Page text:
SAN DIEGO (CN) — The San Diego police chief told the City Council on Tuesday that her department is wading through a backlog of 558 untested rape kits but will not test every kit in its crime lab, eschewing national standards.
A 2014 state audit on sexual assault evidence kits analyzed DNA evidence that was collected but not analyzed from rape, domestic violence and child abuse victims in San Diego, Sacramento and Oakland.
The audit found that fewer than half of the rape kits were tested and analyzed, but that the benefits of testing all sexual assault kits were unknown. After the audit, however, Sacramento and Oakland adopted a policy of testing all rape kits; San Diego has not.
Victims’ advocates with the California Coalition on Sexual Assault and the Joyful Heart Foundation say all kits should be analyzed, and that uploading DNA evidence to databases could help solve cold cases.
A Department of Justice report last year also recommended all rape kits should be submitted to crime labs for DNA analysis.
San Diego Police Department Crime Lab manager Jennifer Shen said Tuesday that though there are rules for when DNA evidence can be entered into a database, “We don’t really have rules for testing a kit.”
Shen said investigators must show a crime occurred to enter evidence in a database. Rape kits in cases where claims were unsubstantiated or unfounded based on police investigations are not tested.
“We have to show that profile likely belongs to a bad guy and not someone else,” Shen said.
Singling out DNA evidence from consensual partners is important so their DNA does not end up in a national crime database, Shen said.
While San Diego Police have faced criticism for not testing all rape kits — including recent dissenting opinions on the department’s policy from San Diego City Attorney Mara Elliott and District Attorney Summer Stephan — Shen said the department considers itself a leader for testing every kit involving a stranger.
Shen questioned the practicality of the national push to test all rape kits. She said the Los Angeles Police Department spent millions of dollars testing its backlog of rape kits and netted only a handful of prosecutions.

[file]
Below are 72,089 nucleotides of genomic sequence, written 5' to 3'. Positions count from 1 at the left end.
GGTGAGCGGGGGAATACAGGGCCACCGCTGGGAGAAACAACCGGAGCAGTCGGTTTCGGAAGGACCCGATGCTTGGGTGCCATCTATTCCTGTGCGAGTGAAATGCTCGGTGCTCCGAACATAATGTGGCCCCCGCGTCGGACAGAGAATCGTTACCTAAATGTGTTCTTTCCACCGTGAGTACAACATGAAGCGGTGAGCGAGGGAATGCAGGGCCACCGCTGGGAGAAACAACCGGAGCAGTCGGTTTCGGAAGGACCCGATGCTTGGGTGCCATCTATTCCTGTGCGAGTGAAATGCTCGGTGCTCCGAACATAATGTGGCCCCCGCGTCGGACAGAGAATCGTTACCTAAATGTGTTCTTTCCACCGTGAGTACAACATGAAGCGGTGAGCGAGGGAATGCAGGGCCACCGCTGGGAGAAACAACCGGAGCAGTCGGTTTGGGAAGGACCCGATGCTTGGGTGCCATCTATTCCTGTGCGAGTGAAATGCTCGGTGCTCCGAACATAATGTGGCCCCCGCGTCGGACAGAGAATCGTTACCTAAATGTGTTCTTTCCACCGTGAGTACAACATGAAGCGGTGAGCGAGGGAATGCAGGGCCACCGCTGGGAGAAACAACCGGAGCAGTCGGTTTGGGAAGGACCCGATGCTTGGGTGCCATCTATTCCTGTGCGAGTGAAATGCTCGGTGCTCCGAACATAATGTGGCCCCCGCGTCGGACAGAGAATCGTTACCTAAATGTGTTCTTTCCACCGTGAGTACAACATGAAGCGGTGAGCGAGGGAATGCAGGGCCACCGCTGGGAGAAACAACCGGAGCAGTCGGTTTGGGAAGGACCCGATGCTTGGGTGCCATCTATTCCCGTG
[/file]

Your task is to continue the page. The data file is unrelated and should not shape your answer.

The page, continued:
Since the state audit, Shen said, her department has improved its recordkeeping on rape kits, especially when it comes to documenting why investigators chose not to test a kit. She said the department is turning its focus to more than 550 kits that were not tested because a victim decided not to participate in the case.
Her department plans to convene a working group with victims’ advocates and representatives from the District Attorney’s Office, City Attorney’s Office and police department, Shen said. The working group is expected to convene in July.
The 558 cases are to be evaluated by late this year, and the rape kits the working group determines should be tested will be analyzed starting in January 2019.
Two public speakers and several City Council members raised concerns about cases where victims recanted the assault they reported to San Diego police. Council members said some victims may have been pressured into recanting, or believed their case would not be taken seriously.
Councilman David Alvarez said that “at a minimum” testing every rape kit is “the right thing to do.”
“I have been vocal in my concerns for several years regarding the lack of testing of these kits and am pleased that the Council allocated resources to reduce the current backlog. There should be no excuses,” Alvarez said in an email. “If a victim goes through the invasive process of being tested, the least we can do is review evidence collected. Other cities have this commitment to justice and we should as well.”
The City Council asked Shen to provide updates on the working group’s findings later this year.
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